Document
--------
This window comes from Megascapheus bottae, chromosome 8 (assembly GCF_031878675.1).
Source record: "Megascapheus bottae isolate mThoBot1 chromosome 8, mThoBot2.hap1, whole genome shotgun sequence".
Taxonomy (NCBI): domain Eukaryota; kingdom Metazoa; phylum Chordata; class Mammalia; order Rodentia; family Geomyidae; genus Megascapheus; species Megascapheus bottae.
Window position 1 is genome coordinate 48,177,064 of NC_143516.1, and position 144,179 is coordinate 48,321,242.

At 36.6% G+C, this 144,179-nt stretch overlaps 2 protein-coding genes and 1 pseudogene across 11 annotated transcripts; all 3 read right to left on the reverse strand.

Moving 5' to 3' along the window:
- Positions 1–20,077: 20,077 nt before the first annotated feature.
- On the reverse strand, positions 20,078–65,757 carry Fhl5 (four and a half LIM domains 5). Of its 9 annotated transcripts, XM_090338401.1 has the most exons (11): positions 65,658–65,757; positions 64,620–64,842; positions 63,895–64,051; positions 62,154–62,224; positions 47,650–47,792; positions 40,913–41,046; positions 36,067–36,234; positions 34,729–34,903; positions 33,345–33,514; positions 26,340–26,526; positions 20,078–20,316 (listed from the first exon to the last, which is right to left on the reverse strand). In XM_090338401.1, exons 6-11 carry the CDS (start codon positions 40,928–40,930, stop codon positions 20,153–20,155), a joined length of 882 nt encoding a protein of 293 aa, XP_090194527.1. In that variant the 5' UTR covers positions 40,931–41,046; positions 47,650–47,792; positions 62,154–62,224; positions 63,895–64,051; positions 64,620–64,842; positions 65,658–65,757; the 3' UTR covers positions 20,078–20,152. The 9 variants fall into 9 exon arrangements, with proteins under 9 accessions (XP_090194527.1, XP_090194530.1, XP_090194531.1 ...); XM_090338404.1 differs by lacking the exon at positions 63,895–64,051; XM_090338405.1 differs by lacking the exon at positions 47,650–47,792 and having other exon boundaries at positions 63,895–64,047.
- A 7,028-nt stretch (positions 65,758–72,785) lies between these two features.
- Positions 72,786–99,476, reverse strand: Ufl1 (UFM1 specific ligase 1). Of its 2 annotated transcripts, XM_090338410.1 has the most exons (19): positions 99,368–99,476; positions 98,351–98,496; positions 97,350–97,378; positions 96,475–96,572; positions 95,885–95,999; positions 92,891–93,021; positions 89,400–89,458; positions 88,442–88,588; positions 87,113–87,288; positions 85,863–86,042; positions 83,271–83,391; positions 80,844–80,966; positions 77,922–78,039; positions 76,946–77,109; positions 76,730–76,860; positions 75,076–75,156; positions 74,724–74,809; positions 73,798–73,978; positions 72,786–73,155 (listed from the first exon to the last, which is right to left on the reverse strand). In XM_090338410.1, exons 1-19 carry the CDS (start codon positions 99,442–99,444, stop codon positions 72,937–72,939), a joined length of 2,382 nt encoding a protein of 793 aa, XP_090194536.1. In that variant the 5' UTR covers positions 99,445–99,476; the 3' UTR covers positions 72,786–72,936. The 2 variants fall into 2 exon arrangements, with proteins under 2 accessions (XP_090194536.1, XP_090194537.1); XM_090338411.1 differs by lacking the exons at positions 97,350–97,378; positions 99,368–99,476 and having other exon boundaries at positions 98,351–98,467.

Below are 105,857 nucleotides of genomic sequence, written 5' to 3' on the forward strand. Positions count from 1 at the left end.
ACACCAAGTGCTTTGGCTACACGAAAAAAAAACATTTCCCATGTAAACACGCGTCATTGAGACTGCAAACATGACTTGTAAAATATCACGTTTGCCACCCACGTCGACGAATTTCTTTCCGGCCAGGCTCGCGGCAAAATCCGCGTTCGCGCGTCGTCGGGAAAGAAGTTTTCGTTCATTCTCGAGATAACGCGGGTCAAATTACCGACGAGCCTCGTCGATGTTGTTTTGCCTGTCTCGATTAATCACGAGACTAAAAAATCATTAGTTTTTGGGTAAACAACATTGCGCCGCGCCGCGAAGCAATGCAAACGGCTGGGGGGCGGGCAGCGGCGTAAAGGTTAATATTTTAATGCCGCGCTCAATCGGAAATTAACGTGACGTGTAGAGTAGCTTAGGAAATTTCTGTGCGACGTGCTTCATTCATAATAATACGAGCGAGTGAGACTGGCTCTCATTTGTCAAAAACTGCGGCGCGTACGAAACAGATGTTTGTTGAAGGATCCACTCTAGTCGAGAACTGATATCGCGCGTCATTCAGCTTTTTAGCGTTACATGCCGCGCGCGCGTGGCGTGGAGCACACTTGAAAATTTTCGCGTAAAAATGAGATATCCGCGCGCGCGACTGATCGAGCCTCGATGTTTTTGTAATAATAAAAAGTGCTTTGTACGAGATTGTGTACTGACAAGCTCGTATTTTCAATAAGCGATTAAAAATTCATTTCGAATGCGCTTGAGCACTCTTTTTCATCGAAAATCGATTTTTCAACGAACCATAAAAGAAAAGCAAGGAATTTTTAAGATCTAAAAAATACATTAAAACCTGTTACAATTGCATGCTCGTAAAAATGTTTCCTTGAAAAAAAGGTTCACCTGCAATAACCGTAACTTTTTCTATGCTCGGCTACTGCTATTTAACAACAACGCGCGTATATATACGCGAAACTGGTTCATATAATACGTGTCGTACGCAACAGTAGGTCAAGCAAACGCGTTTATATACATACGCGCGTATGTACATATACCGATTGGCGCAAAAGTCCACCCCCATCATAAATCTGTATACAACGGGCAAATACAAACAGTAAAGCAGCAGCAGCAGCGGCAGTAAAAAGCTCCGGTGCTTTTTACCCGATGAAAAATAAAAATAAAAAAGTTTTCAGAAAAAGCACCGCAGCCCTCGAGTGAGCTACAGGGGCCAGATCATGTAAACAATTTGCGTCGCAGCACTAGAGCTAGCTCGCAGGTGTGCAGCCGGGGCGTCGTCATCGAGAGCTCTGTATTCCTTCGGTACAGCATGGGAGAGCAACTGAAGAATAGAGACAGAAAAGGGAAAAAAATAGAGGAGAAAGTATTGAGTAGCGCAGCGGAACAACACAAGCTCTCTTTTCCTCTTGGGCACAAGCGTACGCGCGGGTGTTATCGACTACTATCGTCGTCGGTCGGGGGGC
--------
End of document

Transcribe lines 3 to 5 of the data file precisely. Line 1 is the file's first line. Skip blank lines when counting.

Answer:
Taxonomy (NCBI): domain Eukaryota; kingdom Metazoa; phylum Chordata; class Mammalia; order Rodentia; family Geomyidae; genus Megascapheus; species Megascapheus bottae.
Window position 1 is genome coordinate 48,177,064 of NC_143516.1, and position 144,179 is coordinate 48,321,242.

At 36.6% G+C, this 144,179-nt stretch overlaps 2 protein-coding genes and 1 pseudogene across 11 annotated transcripts; all 3 read right to left on the reverse strand.